Sir Ken Robinson, who is an author and speaker on the subjects of creativity and education, among lots of other stuff. Since the conference was for independent school educators he focused his talk on educators and the structures of the current education systems. However, as a mom a lot of what he was saying applied to home life too. He spoke about how as educators it is important to listen to children, respect what they know, and paying attention to the talents and interests that they have . He also spoke of the process of learning as an organic process not a linear event. Near the end of his presentation Ken Robinson told a fabulous story about Bart, a boy who grew up in Oklahoma and discovered at a young age that he was able to walk on his hands almost as well as his feet. Walking on his hands was a fun party trick, however Bart's mother saw this and started taking her son to a gymnasium. He talked about how excited Bart was when he came to the gymnasium and how he had a sense of being in the right place. Ken Robinson then shared that Bart later went on to become a gold metal Olympian who married Nadia Comaneci and now runs the Bart Conner Gymnastics Academy in Oklahoma. While I loved this story, my favorite part was his point, which was this, Bart's mother could never have known that would be the out come for her son. What she did know was that her son had a talent and interest and so she found a way to support that. He then said that one of the most important jobs of an educator, and a parent is to "teach kids to understand the world within them."
The reason I attended the conference was actually to give a presentation with a dear friend and colleague (seeing Ken Robinson speak was just a perk) entitled: "Art Cards: The Creative Process in 3x5." The presentation was about a system we used in our art classroom over the last few years using index cards in place of journal or other method to allow kids to think, plan, experiment, explore and reflect. We presented this method using the creative process as a guide. There are many variations on the creative process but the one that we used was inspirations, ideation, implementation, reflection and presentation. The creative process is a series of steps you go through in any creative activity, i.e. making something, writing, problem solving, or even dancing. The process starts with an inspiration, the thing that makes you want to be creative to begin with. Then comes ideation, the brainstorming or planning step where you start thinking about what you are going to do with that inspiration. Next comes application and implementation, the actual act, if you are talking art this would be the process of making. Finally comes reflection and presentation, thinking and sharing what you have made or done. The creative process to me always feels very scientific and academic, but it really is true, even for a 17 moth year old. Although a toddler doesn't care about word like ideation they do go through the process, seeing something of interest, checking it out and thinking about what they can do with it, then trying something before running over to his or her parent to share their discovery. In fact I think the creative process is a very natural thing for little kids (perhaps why I love being an art teacher and a mom) my biggest concern for my children and maybe even for myself is how to retain that natural creativity, the innate creativity and curiosity that most kids have. I think one of the answers suggested by Sir Ken Robinson may be to help children find what they like, what they are good at and do it.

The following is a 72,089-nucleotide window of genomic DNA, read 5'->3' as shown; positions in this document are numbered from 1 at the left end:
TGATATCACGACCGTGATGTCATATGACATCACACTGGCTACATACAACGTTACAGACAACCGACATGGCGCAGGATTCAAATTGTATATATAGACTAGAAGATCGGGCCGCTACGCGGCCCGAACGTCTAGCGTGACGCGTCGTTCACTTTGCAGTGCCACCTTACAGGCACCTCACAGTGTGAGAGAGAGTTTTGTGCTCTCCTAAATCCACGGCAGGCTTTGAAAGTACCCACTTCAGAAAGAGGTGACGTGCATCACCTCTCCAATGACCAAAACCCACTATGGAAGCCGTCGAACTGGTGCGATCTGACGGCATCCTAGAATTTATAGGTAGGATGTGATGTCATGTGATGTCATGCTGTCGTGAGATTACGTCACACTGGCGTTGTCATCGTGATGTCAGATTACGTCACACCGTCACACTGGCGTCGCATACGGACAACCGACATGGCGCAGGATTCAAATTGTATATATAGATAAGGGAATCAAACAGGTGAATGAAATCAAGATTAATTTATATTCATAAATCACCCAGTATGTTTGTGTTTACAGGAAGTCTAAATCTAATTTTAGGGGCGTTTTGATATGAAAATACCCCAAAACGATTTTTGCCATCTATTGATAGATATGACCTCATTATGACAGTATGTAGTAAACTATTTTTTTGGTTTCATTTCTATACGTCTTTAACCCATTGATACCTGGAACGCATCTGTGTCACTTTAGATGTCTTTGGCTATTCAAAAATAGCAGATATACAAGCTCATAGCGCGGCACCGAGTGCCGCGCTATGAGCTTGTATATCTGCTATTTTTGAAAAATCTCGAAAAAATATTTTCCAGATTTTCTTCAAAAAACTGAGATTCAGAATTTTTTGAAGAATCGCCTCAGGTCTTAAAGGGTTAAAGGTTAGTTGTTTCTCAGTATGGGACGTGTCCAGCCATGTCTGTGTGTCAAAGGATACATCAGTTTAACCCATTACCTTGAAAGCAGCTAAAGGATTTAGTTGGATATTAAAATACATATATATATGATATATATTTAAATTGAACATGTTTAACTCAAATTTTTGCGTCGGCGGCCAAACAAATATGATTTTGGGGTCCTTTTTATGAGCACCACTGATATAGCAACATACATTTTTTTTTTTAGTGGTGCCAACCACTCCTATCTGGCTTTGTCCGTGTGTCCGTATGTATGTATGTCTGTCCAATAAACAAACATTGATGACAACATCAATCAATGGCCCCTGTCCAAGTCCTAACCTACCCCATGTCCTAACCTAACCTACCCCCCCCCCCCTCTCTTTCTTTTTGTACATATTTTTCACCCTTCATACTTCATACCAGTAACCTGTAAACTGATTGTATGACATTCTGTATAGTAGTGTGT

So after all my thinking about creativity here are 10 ways to engage kids in the creative process:
1) Listen to the kids, follow their interests and ideas.
2) Let kids find out what they are inspired by and then help them to find more of what inspires them
3) Teach kids that creativity is a process and that means that it isn't always perfect and simple but that you have to try, experiment and mess up along the way.
4) Teach kids that creativity isn't just about art, or making stuff
5) Support your kids interests, even if they are different then your own (or your own ideas about how your kids should be)
6) Provide a way for your child to explore and experiment, for some kids this means writing, others drawing or moving, but a way for them to work out their ideas.
7) expose your kids to lots of creative forms so they have a chance to figure out what interests them most.
8) Give kids time to reflect about and think about what they did or made.
9) Proudly display or share your child's creativity, this will give them confidence and let them know you support their interests.
10) Everyday and every kid is different. Go with were you kids are at that particular moment or stage even if that is different everyday.
What creative things do your children like to do? How do they like to let their creativity shine?